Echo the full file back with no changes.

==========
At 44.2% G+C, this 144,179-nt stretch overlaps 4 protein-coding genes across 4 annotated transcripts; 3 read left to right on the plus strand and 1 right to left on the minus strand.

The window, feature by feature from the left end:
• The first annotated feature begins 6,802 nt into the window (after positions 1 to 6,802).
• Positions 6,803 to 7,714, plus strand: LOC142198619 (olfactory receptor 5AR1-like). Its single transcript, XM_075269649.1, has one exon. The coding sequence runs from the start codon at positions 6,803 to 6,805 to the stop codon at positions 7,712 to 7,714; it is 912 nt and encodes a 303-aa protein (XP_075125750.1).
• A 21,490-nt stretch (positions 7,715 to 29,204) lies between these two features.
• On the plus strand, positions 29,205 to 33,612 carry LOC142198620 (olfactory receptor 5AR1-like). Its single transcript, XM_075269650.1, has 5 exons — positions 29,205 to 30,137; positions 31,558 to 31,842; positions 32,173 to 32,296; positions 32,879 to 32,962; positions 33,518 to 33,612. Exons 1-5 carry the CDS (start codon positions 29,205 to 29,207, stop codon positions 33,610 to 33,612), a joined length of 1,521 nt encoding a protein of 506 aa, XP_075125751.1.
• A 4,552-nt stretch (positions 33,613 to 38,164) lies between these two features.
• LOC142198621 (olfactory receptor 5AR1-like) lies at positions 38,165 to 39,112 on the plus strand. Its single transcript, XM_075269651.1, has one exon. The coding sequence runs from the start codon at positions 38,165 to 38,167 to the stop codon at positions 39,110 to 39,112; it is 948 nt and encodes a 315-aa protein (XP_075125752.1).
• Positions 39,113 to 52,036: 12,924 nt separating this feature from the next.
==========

At 44.2% G+C, this 144,179-nt stretch overlaps 4 protein-coding genes across 4 annotated transcripts; 3 read left to right on the plus strand and 1 right to left on the minus strand.

The window, feature by feature from the left end:
• The first annotated feature begins 6,802 nt into the window (after positions 1 to 6,802).
• Positions 6,803 to 7,714, plus strand: LOC142198619 (olfactory receptor 5AR1-like). Its single transcript, XM_075269649.1, has one exon. The coding sequence runs from the start codon at positions 6,803 to 6,805 to the stop codon at positions 7,712 to 7,714; it is 912 nt and encodes a 303-aa protein (XP_075125750.1).
• A 21,490-nt stretch (positions 7,715 to 29,204) lies between these two features.
• On the plus strand, positions 29,205 to 33,612 carry LOC142198620 (olfactory receptor 5AR1-like). Its single transcript, XM_075269650.1, has 5 exons — positions 29,205 to 30,137; positions 31,558 to 31,842; positions 32,173 to 32,296; positions 32,879 to 32,962; positions 33,518 to 33,612. Exons 1-5 carry the CDS (start codon positions 29,205 to 29,207, stop codon positions 33,610 to 33,612), a joined length of 1,521 nt encoding a protein of 506 aa, XP_075125751.1.
• A 4,552-nt stretch (positions 33,613 to 38,164) lies between these two features.
• LOC142198621 (olfactory receptor 5AR1-like) lies at positions 38,165 to 39,112 on the plus strand. Its single transcript, XM_075269651.1, has one exon. The coding sequence runs from the start codon at positions 38,165 to 38,167 to the stop codon at positions 39,110 to 39,112; it is 948 nt and encodes a 315-aa protein (XP_075125752.1).
• Positions 39,113 to 52,036: 12,924 nt separating this feature from the next.